Queen’s cakes and focus groups

When I began the data collection phase of my research, I knew that scheduling the interviews, and especially the focus groups, was going to be exciting.  I knew the clergy interviews would be relatively easy to schedule; I know most of the clergy, and for the ones I don’t know, we have the bond of vocational fellowship. I was definitely more nervous about scheduling the focus groups.

In my naïveté, I assumed that the clergy would organize the focus groups for me.  Two of the priests did gather their people for me, but I had to contact the rest.  I was quite apprehensive about this: if a stranger were to call you and ask you to participate in a focus group, would you do it?  I was fretting about this to our Chaplain, who completed her doctorate two years ago, and she set me straight: “Jessica, you call those people, and you tell them that their vicar has given you their contact for them to participate in the focus group.” Alrighty then.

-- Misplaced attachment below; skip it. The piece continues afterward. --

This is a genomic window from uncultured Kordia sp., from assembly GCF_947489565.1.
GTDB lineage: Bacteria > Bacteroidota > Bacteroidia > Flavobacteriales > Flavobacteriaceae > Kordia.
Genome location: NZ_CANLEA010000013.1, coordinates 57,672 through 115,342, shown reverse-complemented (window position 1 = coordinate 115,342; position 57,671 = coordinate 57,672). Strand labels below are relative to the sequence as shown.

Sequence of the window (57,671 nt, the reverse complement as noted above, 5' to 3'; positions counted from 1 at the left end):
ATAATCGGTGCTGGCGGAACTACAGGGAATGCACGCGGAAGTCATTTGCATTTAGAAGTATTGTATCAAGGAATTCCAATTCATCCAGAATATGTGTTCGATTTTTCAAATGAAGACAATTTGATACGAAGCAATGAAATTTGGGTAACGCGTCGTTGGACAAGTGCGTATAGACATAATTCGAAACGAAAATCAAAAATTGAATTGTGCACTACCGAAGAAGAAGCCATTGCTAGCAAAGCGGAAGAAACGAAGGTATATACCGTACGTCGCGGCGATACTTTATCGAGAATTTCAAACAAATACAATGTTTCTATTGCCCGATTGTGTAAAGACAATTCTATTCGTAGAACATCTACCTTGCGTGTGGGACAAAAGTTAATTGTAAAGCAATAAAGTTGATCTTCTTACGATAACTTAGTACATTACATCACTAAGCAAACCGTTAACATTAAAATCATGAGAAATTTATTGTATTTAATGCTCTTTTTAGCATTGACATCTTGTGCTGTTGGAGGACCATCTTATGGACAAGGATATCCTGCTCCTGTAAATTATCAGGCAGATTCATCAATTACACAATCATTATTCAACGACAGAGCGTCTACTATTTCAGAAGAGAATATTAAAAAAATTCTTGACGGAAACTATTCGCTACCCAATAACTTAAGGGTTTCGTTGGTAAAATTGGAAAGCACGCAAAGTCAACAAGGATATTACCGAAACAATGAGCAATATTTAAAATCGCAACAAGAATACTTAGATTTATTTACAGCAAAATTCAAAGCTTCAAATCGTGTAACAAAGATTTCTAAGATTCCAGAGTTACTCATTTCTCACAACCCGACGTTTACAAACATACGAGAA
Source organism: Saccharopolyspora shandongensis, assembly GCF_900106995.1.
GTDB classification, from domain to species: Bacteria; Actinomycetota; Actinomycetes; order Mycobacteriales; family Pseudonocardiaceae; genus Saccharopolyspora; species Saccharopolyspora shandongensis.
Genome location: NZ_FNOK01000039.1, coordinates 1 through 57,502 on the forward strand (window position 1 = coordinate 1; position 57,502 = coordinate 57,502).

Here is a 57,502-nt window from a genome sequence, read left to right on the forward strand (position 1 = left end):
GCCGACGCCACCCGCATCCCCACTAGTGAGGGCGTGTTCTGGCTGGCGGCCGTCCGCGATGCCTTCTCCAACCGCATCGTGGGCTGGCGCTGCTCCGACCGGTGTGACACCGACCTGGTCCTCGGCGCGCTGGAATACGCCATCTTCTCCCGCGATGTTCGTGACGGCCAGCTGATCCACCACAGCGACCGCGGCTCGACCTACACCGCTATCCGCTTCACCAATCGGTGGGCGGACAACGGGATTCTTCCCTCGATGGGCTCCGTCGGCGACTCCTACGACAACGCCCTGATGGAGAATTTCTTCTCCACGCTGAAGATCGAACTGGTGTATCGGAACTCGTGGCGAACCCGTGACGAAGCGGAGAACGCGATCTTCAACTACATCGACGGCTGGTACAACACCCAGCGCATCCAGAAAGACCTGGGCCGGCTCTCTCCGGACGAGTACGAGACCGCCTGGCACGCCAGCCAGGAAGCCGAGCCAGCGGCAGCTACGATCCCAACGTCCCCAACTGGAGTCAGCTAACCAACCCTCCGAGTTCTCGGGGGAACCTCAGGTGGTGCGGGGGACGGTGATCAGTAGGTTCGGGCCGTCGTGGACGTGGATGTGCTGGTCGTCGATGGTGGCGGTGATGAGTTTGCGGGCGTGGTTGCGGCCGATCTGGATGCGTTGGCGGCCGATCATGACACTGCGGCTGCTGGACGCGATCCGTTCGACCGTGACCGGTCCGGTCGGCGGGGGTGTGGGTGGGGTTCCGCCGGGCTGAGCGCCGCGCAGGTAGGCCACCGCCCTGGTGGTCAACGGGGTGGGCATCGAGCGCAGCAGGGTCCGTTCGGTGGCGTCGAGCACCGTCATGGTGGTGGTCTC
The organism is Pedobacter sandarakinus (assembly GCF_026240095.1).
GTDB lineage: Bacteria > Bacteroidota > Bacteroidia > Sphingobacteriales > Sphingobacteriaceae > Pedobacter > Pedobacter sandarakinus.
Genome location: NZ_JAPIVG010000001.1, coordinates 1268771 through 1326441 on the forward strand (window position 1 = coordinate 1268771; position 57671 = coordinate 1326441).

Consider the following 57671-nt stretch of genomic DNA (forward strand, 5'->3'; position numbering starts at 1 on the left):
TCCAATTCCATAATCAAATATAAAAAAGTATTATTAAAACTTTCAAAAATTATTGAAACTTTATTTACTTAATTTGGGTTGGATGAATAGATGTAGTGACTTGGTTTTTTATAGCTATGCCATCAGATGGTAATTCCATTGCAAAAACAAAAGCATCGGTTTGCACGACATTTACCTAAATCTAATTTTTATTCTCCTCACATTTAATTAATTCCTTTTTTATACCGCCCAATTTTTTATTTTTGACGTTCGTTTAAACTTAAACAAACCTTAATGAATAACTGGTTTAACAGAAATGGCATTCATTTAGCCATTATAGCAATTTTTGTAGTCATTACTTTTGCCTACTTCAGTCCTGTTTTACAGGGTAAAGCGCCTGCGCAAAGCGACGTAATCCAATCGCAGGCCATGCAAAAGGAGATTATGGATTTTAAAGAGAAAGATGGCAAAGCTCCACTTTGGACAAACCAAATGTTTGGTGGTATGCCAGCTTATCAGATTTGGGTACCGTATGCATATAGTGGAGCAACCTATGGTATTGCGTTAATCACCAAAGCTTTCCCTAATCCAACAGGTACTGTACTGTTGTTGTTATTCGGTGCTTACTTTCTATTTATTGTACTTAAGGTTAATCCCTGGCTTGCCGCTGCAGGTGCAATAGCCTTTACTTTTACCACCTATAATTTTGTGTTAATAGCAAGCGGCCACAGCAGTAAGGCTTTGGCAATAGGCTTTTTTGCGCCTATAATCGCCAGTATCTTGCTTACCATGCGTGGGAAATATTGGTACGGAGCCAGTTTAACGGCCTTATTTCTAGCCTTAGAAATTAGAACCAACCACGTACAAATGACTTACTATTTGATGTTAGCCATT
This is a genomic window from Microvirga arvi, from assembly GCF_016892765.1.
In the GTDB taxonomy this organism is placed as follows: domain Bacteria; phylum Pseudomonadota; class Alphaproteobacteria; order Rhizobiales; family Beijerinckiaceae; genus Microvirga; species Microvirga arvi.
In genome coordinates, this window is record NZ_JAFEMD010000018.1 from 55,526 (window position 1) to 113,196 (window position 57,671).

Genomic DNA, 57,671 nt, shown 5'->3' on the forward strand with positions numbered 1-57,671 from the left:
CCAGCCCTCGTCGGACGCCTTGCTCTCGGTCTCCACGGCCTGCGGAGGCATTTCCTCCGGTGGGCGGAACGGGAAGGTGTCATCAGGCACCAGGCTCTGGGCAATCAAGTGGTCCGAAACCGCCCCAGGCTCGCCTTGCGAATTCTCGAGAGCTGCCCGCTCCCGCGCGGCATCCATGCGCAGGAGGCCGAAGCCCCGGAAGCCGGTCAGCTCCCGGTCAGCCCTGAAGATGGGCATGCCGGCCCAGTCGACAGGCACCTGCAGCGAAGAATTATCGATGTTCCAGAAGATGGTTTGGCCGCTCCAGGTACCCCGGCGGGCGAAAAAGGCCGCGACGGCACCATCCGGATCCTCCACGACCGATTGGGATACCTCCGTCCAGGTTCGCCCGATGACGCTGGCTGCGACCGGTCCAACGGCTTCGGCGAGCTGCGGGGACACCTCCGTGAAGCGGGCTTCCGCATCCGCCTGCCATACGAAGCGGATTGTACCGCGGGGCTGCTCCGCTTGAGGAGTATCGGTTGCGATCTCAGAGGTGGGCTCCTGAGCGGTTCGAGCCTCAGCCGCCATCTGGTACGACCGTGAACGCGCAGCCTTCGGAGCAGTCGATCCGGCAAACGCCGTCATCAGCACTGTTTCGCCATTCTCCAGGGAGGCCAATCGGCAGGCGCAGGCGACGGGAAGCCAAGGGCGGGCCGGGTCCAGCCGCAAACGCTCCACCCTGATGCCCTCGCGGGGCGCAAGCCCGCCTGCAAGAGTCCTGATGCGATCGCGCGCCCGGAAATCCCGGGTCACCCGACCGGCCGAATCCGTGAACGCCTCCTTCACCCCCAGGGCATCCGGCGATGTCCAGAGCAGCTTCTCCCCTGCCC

I was a bit appalled at this straight-forward approach, but she was right.  While two people have given me a little push-back in the focus group itself, each person I’ve called has replied with “when are we meeting?”

One vicar asked me to come after one of the Sunday services to talk to Patrick, the Head of Laity (akin to the Senior Warden).  Fortunately, I was supervising a student at another church nearby, so that wasn’t a problem.  Patrick has been incredibly helpful, and when we were discussing the date, he asked if he should make arrangements for tea.  This is Uganda, so tea is compulsory: I agreed, and asked if we could also have an accompaniment of some kind.  Patrick agreed, and said we’d have something like a Queen’s cake (a cupcake sans frosting), but then he pointed out that we don’t have a Queen, so I may not know what that is.  I love working with him!

I have 11 of the 12 interviews completed, as well as two of the three focus groups.  Please pray that the remaining interview and focus group can be scheduled and completed soon so that I can fully immerse myself in transcription purgatory.

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